Panh's labyrinth sheds light on darkest days

PUBLISHED : Sunday, 23 September, 2007, 12:00am
UPDATED : Sunday, 23 September, 2007, 12:00am
 

Phnom Penh

After almost two decades spent meticulously documenting - and encouraging - Cambodia's return to normalcy after Pol Pot's genocidal years, director Rithy Panh finally may have finished with the Khmer Rouge. This month, he'll focus on another troubling, if less horrific, period in his country's modern history: the days of French colonial rule.

'Now everyone wants to talk about the Khmer Rouge,' Panh says. 'Everyone wants to tell that story. But we did that years ago. The question is: why does everyone want to tell that story now?'

Panh is at the Bophana Audio Visual Research Centre, an archive he opened in Phnom Penh last year with the aim of retrieving Cambodia's memory. Next month, he'll begin directing his first feature in Cambodia, a period piece based on the novel A Stopping Against the Pacific by Marguerite Duras.

Like The Lover - another Duras novel that was adapted for the screen (starring Tony Leung Ka-fai) - the semi-autobiographical story focuses on an unhinged French family struggling to stay afloat in Indochina in the late 1940s. French actress Isabelle Huppert will star as a desperate, mentally unstable mother, while Gaspard Ulliel will play her stubbornly licentious son.

'The novel tells a part of our history,' says Panh. 'It takes place during colonial times, so I want to know: what were people like then? What did they think?'

Instead of a shoestring budget, as Panh usually has, he'll have a few million euros to spend, as well as a script by Michel Fessler, the French screenwriter behind the surprise 2005 hit March of the Penguins.

Panh looks and sounds 10 years younger than he did just a few months ago. Enthusiasm, optimism and relief have replaced the exhaustion that enveloped him for several months after he completed the documentary Paper Cannot Wrap Up Embers. To make that film, he spent two years working with a loose-knit group of sex workers at their rundown flat opposite Build Bright University in Phnom Penh.

It's not Pretty Woman. One of the women is dying of Aids. Another gets her face pummelled by an angry customer. All endure regular humiliation from their madam. They spend their days sleeping, recovering from illness and smoking yama, a form of methamphetamine named after the Hindu god of death.

Panh films it all closely - too closely for some. But for him, this isn't a style or technique so much as a kind of duty - his way of bringing the women back into a society that has excluded them. 'People don't want to be near prostitutes, like they have leprosy. They're excluded,' he says. 'I can't make a film far from people. If you film too far from people you're not with them. I'm not a voyeur. I'm not here to watch.'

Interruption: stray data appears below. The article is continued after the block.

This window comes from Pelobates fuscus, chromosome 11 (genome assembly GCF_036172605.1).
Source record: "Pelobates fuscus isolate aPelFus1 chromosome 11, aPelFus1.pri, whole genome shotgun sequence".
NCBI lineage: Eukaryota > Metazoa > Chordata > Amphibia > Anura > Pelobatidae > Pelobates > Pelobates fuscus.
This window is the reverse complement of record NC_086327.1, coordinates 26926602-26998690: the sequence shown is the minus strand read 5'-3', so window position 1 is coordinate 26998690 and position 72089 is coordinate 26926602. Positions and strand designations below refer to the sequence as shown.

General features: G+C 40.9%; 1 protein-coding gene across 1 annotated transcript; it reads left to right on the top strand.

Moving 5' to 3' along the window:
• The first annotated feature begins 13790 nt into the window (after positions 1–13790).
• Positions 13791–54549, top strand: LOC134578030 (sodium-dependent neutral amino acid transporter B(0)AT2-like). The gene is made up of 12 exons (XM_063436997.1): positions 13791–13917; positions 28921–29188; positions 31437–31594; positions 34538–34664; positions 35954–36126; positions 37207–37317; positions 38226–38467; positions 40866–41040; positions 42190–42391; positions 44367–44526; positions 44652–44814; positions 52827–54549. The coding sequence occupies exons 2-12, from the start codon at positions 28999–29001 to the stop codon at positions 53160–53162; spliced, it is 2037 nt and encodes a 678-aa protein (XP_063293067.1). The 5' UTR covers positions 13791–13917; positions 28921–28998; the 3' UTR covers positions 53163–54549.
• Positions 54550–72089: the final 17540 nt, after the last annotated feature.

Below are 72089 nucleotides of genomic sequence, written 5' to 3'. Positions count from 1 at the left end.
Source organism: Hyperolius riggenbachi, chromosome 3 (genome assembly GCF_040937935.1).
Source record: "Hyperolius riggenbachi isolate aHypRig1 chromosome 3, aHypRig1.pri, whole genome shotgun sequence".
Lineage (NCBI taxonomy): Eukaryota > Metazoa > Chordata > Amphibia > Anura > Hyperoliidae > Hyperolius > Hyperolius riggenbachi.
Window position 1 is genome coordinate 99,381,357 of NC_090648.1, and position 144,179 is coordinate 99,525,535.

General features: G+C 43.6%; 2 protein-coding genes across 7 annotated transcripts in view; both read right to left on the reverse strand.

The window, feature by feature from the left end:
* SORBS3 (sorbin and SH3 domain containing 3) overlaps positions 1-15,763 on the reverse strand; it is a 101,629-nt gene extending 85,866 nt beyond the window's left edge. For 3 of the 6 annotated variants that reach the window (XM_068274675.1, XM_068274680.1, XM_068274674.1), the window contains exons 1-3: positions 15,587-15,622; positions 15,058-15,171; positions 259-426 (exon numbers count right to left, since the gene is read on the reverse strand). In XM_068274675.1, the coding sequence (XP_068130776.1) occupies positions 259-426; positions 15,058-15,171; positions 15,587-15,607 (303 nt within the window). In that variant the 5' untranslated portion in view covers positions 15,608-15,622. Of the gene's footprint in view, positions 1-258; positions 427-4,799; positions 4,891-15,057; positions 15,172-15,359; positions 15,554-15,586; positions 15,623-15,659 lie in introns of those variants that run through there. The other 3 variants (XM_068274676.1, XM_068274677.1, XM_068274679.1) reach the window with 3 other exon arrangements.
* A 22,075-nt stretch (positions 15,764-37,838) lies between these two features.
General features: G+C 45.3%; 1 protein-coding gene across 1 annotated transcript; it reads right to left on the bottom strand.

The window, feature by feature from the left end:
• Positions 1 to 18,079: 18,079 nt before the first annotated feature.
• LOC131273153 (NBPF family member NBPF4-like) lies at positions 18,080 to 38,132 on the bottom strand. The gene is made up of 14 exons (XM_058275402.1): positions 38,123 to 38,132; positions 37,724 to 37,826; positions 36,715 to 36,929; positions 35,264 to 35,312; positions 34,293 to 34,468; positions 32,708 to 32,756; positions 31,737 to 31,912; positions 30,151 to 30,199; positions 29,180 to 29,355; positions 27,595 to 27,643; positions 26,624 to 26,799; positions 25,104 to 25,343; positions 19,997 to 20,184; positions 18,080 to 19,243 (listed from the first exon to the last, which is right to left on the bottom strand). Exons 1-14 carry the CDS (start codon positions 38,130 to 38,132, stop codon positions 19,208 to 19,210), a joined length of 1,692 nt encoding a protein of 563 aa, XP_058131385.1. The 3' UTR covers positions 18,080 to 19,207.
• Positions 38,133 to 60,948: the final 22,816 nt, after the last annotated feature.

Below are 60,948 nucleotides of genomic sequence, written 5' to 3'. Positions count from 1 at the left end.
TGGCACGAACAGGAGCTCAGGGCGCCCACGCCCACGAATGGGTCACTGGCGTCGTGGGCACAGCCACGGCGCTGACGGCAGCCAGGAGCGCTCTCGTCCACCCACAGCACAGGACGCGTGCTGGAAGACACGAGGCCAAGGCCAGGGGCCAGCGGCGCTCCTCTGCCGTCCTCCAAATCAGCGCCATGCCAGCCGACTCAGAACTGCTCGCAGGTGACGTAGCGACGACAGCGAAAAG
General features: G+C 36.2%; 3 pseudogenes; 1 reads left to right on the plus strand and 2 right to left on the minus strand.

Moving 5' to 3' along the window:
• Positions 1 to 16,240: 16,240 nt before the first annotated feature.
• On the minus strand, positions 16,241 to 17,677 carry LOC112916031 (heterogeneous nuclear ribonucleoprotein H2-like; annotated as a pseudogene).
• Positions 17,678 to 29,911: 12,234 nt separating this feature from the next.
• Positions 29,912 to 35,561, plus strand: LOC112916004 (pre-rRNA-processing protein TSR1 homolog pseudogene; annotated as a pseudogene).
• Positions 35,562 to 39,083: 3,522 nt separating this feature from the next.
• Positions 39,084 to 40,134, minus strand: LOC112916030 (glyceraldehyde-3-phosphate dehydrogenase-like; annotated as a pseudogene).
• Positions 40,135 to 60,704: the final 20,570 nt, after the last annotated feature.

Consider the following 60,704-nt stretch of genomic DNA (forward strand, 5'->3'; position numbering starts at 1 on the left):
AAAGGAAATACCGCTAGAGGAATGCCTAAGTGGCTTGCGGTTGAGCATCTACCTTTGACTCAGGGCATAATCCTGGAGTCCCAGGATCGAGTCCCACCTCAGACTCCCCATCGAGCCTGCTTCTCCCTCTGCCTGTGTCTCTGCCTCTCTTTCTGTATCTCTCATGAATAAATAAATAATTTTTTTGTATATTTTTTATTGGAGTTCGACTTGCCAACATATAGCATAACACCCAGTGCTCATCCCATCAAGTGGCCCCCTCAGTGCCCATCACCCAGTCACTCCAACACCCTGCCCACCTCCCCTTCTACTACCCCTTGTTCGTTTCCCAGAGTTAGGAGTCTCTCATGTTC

The documentary has been praised for its stark and humane portrayal of sex workers, but Panh attempts to do more than that. He tries to revive them, with the intensity of his attention as well as the power a camera holds. He offers them the opportunity to create a new way of looking at themselves, and the chance to take control of their lives by giving shape to a documentary. 'They chose the time and place for shooting,' Panh says. 'We gave them time to reflect and decide what they want to talk about, or what they wanted to debate.'

One of the women is easy to confuse with an actress who has been cast in a role that's so inappropriate she recoils from it. But as the film progresses she slowly takes control of it. 'She was very strong,' Panh says. 'She had a very strong idea in her mind before shooting the film that she wanted to get out [of prostitution]. And the film became the opportunity to take the power to succeed.'

For Panh this power comes from recovering an identity that was, in his case, destroyed by genocide. After losing most of his family under the Khmer Rouge, he lived as a refugee in Paris. 'It was disturbing to see the Khmer Rouge given Cambodia's seat at the United Nations,' he says. 'I felt like I was drowning. I couldn't breath. I couldn't find a way out. I couldn't speak.' He tried painting, music and writing but 'was really bad at all of them'. Then, 'someone gave me a small camera and it felt good'.

He returned to Cambodia in 1988 and began what turned into a near 20-year effort to document his country's bewildered yet determined return from the precipice. These documentaries chart a journey that begins in the refugee camps along the Thai border and weaves its way around and finally into S-21, the Khmer Rouge torture centre. S-21: The Khmer Rouge Killing Machine debuted at film festivals in 2003 and is still going strong. In August it was hailed at the San Francisco Film Festival as 'one of the greatest documents in human history' by theatre director Peter Sellars. 'It was exhausting,' Panh says, who spent 10 years training the crew and almost three years to film. 'Most of the time we had no money, but when we had no money we filmed anyway.'

Now, the tables have turned: the surviving former leaders of the Khmer Rouge - such as Nuon Chea who was arrested last week - are facing trial for crimes against humanity.

'The trials are essential,' Panh says. 'We trust that when the trials go on if you want to know more [about] what happened before 1975 and what happened after 1979, you can. We hope people will do that, but it's very important in Cambodia now that justice can be seen.'

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